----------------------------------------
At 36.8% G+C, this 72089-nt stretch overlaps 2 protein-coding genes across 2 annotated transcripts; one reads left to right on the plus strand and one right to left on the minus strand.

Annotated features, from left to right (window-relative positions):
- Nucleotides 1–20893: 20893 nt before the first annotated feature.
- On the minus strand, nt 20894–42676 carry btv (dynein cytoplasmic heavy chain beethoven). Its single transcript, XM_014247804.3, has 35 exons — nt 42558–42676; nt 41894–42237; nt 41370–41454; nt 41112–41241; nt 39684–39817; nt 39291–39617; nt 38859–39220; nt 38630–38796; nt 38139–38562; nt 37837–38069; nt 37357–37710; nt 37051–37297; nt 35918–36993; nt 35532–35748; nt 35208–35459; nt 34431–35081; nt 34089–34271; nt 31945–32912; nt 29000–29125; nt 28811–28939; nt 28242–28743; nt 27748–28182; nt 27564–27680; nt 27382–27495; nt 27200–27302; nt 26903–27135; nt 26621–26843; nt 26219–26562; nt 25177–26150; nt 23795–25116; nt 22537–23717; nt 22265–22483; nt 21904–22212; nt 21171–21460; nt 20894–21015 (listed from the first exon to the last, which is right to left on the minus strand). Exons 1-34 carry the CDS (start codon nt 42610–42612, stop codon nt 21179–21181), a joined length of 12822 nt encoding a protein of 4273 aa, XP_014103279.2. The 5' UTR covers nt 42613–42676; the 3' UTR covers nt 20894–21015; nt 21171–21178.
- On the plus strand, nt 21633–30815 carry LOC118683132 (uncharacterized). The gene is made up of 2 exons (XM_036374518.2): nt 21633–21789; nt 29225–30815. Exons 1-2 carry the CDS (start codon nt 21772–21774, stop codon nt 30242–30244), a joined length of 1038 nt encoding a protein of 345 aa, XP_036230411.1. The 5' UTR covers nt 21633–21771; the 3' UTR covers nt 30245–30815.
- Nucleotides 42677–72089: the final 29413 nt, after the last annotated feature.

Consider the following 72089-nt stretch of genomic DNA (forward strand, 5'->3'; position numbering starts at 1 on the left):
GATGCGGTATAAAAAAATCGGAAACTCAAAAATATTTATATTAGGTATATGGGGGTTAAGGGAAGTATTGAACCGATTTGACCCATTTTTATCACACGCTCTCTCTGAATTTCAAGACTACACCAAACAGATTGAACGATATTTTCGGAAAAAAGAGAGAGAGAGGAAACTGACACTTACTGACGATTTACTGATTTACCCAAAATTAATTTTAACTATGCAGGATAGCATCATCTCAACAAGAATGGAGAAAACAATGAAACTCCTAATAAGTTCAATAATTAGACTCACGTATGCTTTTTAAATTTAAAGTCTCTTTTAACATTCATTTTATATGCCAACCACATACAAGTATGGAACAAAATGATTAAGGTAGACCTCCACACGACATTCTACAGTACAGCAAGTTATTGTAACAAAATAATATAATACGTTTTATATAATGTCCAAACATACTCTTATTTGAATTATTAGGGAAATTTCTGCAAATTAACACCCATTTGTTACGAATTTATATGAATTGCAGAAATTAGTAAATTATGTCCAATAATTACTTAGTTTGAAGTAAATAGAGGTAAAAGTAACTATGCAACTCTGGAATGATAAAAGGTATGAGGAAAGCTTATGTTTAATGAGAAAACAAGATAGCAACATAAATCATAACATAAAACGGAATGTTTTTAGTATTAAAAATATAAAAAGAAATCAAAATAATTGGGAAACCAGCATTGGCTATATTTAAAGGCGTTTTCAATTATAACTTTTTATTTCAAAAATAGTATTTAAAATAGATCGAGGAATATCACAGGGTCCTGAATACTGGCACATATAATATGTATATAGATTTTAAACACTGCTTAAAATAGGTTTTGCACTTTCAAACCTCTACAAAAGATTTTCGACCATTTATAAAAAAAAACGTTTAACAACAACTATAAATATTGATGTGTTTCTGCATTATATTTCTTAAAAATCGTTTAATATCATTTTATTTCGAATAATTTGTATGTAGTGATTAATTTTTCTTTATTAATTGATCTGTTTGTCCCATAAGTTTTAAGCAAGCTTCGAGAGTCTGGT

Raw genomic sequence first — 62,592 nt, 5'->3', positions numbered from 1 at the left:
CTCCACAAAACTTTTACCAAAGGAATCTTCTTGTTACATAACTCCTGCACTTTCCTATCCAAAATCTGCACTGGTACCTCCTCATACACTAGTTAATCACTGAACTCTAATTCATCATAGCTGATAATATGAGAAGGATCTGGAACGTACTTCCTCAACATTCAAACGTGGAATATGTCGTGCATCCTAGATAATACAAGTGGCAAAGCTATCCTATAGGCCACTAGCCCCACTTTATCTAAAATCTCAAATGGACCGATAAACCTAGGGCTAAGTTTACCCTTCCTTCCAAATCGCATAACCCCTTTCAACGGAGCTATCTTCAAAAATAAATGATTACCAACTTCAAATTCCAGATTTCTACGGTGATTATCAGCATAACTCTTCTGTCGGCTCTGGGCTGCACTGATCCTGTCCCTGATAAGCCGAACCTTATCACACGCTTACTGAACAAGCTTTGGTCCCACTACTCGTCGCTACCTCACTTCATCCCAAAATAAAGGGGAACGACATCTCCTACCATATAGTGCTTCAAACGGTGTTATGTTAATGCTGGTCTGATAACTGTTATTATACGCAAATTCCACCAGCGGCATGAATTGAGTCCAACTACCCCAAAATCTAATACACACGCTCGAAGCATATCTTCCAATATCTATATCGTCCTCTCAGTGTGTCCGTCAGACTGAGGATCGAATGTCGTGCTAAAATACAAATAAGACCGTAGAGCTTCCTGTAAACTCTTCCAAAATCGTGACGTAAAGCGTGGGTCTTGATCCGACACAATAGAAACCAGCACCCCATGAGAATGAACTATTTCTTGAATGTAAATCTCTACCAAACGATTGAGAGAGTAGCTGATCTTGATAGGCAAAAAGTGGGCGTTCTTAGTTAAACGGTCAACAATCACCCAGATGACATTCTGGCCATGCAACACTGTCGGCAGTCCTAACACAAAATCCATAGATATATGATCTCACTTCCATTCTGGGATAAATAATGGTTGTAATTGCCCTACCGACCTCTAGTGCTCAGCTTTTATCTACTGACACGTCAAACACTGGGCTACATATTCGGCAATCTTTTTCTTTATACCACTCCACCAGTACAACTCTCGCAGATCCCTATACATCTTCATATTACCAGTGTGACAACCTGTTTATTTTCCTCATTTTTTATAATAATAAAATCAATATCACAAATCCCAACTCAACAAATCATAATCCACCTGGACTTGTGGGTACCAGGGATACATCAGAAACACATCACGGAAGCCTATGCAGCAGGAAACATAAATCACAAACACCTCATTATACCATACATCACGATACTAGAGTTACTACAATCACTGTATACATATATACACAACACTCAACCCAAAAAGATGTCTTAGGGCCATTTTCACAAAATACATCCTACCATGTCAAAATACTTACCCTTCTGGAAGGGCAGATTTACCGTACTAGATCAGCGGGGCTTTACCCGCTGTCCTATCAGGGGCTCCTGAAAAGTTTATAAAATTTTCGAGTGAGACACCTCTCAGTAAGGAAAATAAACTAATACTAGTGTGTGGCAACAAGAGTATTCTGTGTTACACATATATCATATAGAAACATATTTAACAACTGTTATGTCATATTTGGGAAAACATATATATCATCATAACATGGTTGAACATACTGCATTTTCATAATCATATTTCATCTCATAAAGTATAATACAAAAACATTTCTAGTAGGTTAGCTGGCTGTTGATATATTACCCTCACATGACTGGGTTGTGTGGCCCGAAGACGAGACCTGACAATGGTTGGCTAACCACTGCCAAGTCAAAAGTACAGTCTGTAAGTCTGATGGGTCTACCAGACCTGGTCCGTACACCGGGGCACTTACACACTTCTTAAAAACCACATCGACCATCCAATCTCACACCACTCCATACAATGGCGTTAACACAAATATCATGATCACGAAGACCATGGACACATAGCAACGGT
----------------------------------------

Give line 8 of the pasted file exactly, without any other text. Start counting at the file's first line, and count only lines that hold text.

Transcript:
GATGCGGTATAAAAAAATCGGAAACTCAAAAATATTTATATTAGGTATATGGGGGTTAAGGGAAGTATTGAACCGATTTGACCCATTTTTATCACACGCTCTCTCTGAATTTCAAGACTACACCAAACAGATTGAACGATATTTTCGGAAAAAAGAGAGAGAGAGGAAACTGACACTTACTGACGATTTACTGATTTACCCAAAATTAATTTTAACTATGCAGGATAGCATCATCTCAACAAGAATGGAGAAAACAATGAAACTCCTAATAAGTTCAATAATTAGACTCACGTATGCTTTTTAAATTTAAAGTCTCTTTTAACATTCATTTTATATGCCAACCACATACAAGTATGGAACAAAATGATTAAGGTAGACCTCCACACGACATTCTACAGTACAGCAAGTTATTGTAACAAAATAATATAATACGTTTTATATAATGTCCAAACATACTCTTATTTGAATTATTAGGGAAATTTCTGCAAATTAACACCCATTTGTTACGAATTTATATGAATTGCAGAAATTAGTAAATTATGTCCAATAATTACTTAGTTTGAAGTAAATAGAGGTAAAAGTAACTATGCAACTCTGGAATGATAAAAGGTATGAGGAAAGCTTATGTTTAATGAGAAAACAAGATAGCAACATAAATCATAACATAAAACGGAATGTTTTTAGTATTAAAAATATAAAAAGAAATCAAAATAATTGGGAAACCAGCATTGGCTATATTTAAAGGCGTTTTCAATTATAACTTTTTATTTCAAAAATAGTATTTAAAATAGATCGAGGAATATCACAGGGTCCTGAATACTGGCACATATAATATGTATATAGATTTTAAACACTGCTTAAAATAGGTTTTGCACTTTCAAACCTCTACAAAAGATTTTCGACCATTTATAAAAAAAAACGTTTAACAACAACTATAAATATTGATGTGTTTCTGCATTATATTTCTTAAAAATCGTTTAATATCATTTTATTTCGAATAATTTGTATGTAGTGATTAATTTTTCTTTATTAATTGATCTGTTTGTCCCATAAGTTTTAAGCAAGCTTCGAGAGTCTGGT